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Exploring variability in methods and data sensitivity in carbon footprints of feed ingredients
Wageningen University, The Netherlands.
RISE, SP – Sveriges Tekniska Forskningsinstitut, SP Sveriges tekniska forskningsinstitut, SIK – Institutet för livsmedel och bioteknik.
Wageningen UR Livestock Research, The Netherlands.
INRA, France; Agrocampus Ouest, France.
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2013 (English)In: The International Journal of Life Cycle Assessment, ISSN 0948-3349, E-ISSN 1614-7502, Vol. 18, no 4, p. 768-782Article in journal (Refereed) Published
Abstract [en]

Purpose: Production of feed is an important contributor to life cycle greenhouse gas emissions, or carbon footprints (CFPs), of livestock products. Consequences of methodological choices and data sensitivity on CFPs of feed ingredients were explored to improve comparison and interpretation of CFP studies. Methods and data for emissions from cultivation and processing, land use (LU), and land use change (LUC) were analyzed. Method: For six ingredients (maize, wheat, palm kernel expeller, rapeseed meal, soybean meal, and beet pulp), CFPs resulting from a single change in methods and data were compared with a reference CFP, i.e., based on IPCC Tier 1 methods, and data from literature. Results and discussion: Results show that using more detailed methods to compute N2O emissions from cultivation hardly affected reference CFPs, except for methods to determine leaching (contributing to indirect N2O emissions) in which the influence is about -7 to +12 %. Overall, CFPs appeared most sensitive to changes in crop yield and applied synthetic fertilizer N. The inclusion of LULUC emissions can change CFPs considerably, i.e., up to 877 %. The level of LUC emissions per feed ingredient highly depends on the method chosen, as well as on assumptions on area of LUC, C stock levels (mainly aboveground C and soil C), and amortization period. Conclusions: We concluded that variability in methods and data can significantly affect CFPs of feed ingredients and hence CFPs of livestock products. Transparency in methods and data is therefore required. For harmonization, focus should be on methods to calculate leaching and emissions from LULUC. It is important to consider LUC in CFP studies of food, feed, and bioenergy products.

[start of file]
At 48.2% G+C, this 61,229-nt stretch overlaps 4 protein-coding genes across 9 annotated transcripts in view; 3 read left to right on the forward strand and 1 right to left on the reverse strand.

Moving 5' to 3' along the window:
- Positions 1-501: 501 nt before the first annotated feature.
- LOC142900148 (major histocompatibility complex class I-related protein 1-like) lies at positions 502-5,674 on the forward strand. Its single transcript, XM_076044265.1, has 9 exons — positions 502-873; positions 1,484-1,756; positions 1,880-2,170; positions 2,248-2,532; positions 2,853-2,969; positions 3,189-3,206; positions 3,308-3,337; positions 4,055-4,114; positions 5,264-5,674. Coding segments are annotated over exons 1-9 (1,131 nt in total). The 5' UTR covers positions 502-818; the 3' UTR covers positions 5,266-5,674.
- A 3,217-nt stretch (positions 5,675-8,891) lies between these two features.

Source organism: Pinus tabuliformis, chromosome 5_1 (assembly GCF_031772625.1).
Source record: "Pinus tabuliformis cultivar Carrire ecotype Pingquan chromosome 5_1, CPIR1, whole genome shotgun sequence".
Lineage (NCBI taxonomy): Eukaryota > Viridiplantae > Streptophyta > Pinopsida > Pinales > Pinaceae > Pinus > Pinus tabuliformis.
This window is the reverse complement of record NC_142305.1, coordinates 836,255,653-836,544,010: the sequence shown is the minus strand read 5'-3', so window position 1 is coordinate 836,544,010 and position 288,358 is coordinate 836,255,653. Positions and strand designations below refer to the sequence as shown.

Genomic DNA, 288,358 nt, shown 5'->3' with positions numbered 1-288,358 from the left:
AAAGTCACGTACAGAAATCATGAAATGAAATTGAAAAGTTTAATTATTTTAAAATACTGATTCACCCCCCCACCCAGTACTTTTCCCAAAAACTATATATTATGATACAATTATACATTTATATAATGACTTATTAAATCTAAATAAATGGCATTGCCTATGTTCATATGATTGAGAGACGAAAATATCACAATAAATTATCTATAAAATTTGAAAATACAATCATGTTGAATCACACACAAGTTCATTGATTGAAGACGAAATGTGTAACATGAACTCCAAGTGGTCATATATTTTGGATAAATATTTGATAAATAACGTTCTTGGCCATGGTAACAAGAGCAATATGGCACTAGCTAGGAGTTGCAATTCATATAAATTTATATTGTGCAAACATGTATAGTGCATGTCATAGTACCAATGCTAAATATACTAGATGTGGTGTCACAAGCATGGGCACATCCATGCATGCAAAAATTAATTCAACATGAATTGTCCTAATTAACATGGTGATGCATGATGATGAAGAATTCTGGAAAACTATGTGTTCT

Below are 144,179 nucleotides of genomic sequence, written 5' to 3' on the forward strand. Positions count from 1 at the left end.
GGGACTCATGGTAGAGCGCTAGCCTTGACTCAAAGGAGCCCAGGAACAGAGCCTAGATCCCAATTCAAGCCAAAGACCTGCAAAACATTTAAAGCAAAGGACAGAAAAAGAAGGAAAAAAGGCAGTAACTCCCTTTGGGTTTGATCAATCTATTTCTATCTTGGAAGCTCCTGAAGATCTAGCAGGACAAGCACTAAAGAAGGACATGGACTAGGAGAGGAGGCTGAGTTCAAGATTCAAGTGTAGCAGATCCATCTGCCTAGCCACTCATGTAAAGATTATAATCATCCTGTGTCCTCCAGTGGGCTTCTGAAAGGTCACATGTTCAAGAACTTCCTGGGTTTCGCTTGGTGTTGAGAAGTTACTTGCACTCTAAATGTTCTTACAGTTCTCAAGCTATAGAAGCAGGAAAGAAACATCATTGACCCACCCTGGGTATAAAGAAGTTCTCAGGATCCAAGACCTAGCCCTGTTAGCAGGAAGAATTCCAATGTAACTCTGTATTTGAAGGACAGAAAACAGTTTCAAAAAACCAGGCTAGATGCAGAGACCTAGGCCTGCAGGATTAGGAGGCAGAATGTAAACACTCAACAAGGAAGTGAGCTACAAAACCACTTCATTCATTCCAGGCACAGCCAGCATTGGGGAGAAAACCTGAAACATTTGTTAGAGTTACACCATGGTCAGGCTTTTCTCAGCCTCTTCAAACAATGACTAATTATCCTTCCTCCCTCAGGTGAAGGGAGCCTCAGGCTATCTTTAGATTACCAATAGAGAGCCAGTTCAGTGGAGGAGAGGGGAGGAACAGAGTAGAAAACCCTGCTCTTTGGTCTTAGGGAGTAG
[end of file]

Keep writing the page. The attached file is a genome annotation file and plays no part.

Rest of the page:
Place, publisher, year, edition, pages
2013. Vol. 18, no 4, p. 768-782
Keywords [en]
Food Engineering, Carbon footprint, Feed ingredients, Feed production, Inventory data, Livestock products, Methods
Keywords [sv]
Livsmedelsteknik
National Category
Food Science
Identifiers
URN: urn:nbn:se:ri:diva-8742DOI: 10.1007/s11367-012-0521-9Scopus ID: 2-s2.0-84876416538OAI: oai:DiVA.org:ri-8742DiVA, id: diva2:966615
Available from: 2016-09-08 Created: 2016-09-08 Last updated: 2020-12-02Bibliographically approved

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